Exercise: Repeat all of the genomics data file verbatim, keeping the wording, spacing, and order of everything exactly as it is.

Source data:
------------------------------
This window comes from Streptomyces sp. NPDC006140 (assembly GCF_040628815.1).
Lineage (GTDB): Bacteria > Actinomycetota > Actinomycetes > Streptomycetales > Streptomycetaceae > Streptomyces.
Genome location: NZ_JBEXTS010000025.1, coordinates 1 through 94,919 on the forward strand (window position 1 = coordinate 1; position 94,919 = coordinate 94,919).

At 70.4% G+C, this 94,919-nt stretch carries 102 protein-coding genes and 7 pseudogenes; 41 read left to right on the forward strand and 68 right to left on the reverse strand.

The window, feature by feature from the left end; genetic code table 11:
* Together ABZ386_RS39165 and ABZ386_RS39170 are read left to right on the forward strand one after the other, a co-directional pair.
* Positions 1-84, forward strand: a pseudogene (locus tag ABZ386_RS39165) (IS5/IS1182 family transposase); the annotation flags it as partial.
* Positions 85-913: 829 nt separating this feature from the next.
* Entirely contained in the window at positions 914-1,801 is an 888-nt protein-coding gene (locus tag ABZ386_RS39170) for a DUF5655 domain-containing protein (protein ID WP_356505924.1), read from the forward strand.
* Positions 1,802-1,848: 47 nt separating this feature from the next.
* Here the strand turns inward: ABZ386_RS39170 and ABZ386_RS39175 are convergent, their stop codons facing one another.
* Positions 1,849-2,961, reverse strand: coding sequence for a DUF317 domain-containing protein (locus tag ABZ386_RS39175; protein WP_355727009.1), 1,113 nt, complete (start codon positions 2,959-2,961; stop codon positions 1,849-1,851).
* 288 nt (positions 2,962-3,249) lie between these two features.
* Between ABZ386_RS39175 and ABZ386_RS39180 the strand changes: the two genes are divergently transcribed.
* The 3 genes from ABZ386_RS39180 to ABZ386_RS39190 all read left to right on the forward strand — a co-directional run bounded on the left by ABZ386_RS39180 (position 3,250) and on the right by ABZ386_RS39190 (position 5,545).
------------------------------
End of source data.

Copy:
This window comes from Streptomyces sp. NPDC006140 (assembly GCF_040628815.1).
Lineage (GTDB): Bacteria > Actinomycetota > Actinomycetes > Streptomycetales > Streptomycetaceae > Streptomyces.
Genome location: NZ_JBEXTS010000025.1, coordinates 1 through 94,919 on the forward strand (window position 1 = coordinate 1; position 94,919 = coordinate 94,919).

At 70.4% G+C, this 94,919-nt stretch carries 102 protein-coding genes and 7 pseudogenes; 41 read left to right on the forward strand and 68 right to left on the reverse strand.

The window, feature by feature from the left end; genetic code table 11:
* Together ABZ386_RS39165 and ABZ386_RS39170 are read left to right on the forward strand one after the other, a co-directional pair.
* Positions 1-84, forward strand: a pseudogene (locus tag ABZ386_RS39165) (IS5/IS1182 family transposase); the annotation flags it as partial.
* Positions 85-913: 829 nt separating this feature from the next.
* Entirely contained in the window at positions 914-1,801 is an 888-nt protein-coding gene (locus tag ABZ386_RS39170) for a DUF5655 domain-containing protein (protein ID WP_356505924.1), read from the forward strand.
* Positions 1,802-1,848: 47 nt separating this feature from the next.
* Here the strand turns inward: ABZ386_RS39170 and ABZ386_RS39175 are convergent, their stop codons facing one another.
* Positions 1,849-2,961, reverse strand: coding sequence for a DUF317 domain-containing protein (locus tag ABZ386_RS39175; protein WP_355727009.1), 1,113 nt, complete (start codon positions 2,959-2,961; stop codon positions 1,849-1,851).
* 288 nt (positions 2,962-3,249) lie between these two features.
* Between ABZ386_RS39175 and ABZ386_RS39180 the strand changes: the two genes are divergently transcribed.
* The 3 genes from ABZ386_RS39180 to ABZ386_RS39190 all read left to right on the forward strand — a co-directional run bounded on the left by ABZ386_RS39180 (position 3,250) and on the right by ABZ386_RS39190 (position 5,545).